Germany is the World leader when it comes to Wind Turbines. More than 19,000 windmills now dot the countryside — more than in any other country. Green power has become a point of pride in Germany in recent years and Environment Minister Sigmar Gabriel would now like to construct vast new wind farms along the country’s North Sea and Baltic Sea coasts.
No Time for Testing
Generous government subsidies have transformed wind power into a billion-euro industry within just a few years. Because energy providers have to purchase wind power at set prices, everyone, it seems, wants in.
But it is precisely the industry’s prodigious success that is leading to its technological shortcomings. “Many companies have sold an endless number of units,” complains engineer Manfred Perkun, until recently a claims adjuster for R+V Insurance. “It hardly leaves any time for testing prototypes.” No Time for testing – accidents happen.
Building mounted wind turbine failures in Hobart
On 11 August two of the four large wind turbines mounted on the roof of the Marine Board building in Hobart suffered an impressive (but fortunately, it appears, not catastrophic) failure. For some of the news coverage read The Mercury (here and later here), ABC News (here and here), and the Sydney Morning Herald (here). This is of course a very damaging case for the small wind industry, particularly in the building-mounted sector.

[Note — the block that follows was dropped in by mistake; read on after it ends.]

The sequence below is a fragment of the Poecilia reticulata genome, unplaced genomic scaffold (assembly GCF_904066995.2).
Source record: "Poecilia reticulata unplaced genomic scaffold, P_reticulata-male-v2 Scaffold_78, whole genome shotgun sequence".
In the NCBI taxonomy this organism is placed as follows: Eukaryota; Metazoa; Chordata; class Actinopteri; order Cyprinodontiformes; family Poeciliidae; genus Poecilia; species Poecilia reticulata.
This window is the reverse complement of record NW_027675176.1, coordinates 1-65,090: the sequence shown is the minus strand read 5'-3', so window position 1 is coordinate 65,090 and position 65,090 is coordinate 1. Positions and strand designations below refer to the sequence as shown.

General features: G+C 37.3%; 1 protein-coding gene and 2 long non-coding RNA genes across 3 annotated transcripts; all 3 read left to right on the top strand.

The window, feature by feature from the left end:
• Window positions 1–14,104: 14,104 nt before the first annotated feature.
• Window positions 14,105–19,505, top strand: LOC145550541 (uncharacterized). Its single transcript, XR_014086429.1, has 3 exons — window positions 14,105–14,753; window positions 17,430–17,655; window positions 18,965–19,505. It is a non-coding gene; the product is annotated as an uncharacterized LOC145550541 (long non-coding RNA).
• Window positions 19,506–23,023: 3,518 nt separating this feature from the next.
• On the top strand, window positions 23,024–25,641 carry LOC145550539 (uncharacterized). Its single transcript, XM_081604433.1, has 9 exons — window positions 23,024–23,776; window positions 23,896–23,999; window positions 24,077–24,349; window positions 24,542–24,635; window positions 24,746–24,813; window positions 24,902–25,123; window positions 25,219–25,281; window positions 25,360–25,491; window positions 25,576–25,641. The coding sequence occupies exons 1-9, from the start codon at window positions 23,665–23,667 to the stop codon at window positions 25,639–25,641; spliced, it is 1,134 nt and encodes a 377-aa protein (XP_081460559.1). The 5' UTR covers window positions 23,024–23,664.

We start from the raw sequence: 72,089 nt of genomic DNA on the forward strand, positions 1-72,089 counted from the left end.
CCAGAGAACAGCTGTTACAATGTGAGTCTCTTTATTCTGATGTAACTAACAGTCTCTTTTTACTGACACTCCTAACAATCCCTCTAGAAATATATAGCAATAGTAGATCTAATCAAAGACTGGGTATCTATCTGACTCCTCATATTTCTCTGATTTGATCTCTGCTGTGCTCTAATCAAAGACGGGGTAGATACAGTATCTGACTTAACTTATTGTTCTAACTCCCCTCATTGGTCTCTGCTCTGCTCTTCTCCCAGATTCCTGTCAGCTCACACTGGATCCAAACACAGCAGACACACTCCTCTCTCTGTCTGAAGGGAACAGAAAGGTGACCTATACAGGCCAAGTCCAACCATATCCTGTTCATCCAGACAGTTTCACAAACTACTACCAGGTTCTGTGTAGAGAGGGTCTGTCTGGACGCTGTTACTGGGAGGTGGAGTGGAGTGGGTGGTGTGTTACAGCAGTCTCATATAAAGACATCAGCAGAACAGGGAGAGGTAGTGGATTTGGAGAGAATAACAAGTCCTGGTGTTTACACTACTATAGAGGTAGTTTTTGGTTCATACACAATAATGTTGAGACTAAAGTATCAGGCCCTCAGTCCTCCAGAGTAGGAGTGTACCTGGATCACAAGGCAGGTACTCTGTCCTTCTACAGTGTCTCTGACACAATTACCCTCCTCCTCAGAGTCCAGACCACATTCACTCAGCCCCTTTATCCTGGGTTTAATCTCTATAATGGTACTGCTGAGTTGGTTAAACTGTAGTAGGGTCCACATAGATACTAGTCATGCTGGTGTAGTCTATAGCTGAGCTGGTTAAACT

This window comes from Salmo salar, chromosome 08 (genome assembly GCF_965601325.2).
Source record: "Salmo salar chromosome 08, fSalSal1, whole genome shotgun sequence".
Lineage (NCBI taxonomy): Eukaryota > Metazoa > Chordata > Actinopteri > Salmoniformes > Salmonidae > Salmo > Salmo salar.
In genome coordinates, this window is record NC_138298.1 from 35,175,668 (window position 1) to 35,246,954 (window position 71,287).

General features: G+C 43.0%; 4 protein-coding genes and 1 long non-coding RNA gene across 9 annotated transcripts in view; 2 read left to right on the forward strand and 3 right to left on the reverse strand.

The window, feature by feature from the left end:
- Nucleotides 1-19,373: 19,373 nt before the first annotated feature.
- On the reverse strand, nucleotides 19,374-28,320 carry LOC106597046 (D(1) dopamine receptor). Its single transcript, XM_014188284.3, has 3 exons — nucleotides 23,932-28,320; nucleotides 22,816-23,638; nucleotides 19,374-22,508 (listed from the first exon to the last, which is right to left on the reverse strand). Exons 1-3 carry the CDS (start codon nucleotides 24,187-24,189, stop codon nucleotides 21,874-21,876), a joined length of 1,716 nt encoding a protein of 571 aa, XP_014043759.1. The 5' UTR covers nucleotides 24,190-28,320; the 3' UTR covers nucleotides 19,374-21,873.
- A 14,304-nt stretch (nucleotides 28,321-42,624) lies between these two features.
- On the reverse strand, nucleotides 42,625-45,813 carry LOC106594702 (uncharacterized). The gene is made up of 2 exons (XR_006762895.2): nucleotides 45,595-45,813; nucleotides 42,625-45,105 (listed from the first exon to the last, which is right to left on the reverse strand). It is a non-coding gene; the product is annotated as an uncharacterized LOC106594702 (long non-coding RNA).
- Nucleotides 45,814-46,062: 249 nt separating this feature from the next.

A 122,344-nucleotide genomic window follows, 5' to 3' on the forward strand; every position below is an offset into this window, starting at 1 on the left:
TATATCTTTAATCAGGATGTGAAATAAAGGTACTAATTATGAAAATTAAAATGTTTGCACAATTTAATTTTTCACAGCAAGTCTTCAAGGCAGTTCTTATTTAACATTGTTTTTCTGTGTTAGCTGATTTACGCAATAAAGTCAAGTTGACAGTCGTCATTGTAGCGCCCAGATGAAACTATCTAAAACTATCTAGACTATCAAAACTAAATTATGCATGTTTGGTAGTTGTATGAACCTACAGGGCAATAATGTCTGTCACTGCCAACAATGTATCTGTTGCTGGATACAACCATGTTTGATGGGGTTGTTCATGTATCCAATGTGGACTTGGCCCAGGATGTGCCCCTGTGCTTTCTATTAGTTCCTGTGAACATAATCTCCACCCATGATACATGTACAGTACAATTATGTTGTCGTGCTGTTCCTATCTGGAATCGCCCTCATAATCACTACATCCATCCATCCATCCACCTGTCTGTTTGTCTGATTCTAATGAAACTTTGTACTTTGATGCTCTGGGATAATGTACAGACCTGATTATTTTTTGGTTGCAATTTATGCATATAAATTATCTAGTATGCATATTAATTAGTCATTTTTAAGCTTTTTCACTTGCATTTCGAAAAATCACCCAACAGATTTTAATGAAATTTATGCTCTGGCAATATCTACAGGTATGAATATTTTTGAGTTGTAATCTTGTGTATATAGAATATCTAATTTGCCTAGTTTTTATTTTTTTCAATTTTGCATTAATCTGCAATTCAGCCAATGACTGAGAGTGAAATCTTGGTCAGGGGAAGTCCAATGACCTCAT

And as for the public Health Issue:
Some residents in a small Victorian farming community are claiming the noise from nearby turbines has made them sick and subsequently forced them off the land. Noel Dean and his family left their farm in Waubra, about 30km north of Ballarat, after experiencing constant headaches when turbines went up two kilometres away from their home.